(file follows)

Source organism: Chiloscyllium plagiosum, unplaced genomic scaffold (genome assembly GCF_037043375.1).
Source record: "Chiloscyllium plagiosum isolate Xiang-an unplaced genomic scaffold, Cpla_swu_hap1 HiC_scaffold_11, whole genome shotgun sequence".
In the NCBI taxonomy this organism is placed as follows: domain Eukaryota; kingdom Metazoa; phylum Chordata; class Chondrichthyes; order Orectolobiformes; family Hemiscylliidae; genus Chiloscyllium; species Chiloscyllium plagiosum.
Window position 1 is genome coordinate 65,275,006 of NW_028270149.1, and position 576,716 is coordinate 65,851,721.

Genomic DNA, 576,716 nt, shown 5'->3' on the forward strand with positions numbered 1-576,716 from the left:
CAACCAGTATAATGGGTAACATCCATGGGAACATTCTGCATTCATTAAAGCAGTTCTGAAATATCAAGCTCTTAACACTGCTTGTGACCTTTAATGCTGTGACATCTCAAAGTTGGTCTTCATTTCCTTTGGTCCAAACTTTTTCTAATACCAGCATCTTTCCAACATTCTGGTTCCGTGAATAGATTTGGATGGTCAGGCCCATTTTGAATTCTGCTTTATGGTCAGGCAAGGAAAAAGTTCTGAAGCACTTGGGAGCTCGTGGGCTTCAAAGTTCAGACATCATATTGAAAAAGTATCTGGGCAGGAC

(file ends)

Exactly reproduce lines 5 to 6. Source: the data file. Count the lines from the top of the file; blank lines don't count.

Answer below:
Genomic DNA, 576,716 nt, shown 5'->3' on the forward strand with positions numbered 1-576,716 from the left:
CAACCAGTATAATGGGTAACATCCATGGGAACATTCTGCATTCATTAAAGCAGTTCTGAAATATCAAGCTCTTAACACTGCTTGTGACCTTTAATGCTGTGACATCTCAAAGTTGGTCTTCATTTCCTTTGGTCCAAACTTTTTCTAATACCAGCATCTTTCCAACATTCTGGTTCCGTGAATAGATTTGGATGGTCAGGCCCATTTTGAATTCTGCTTTATGGTCAGGCAAGGAAAAAGTTCTGAAGCACTTGGGAGCTCGTGGGCTTCAAAGTTCAGACATCATATTGAAAAAGTATCTGGGCAGGAC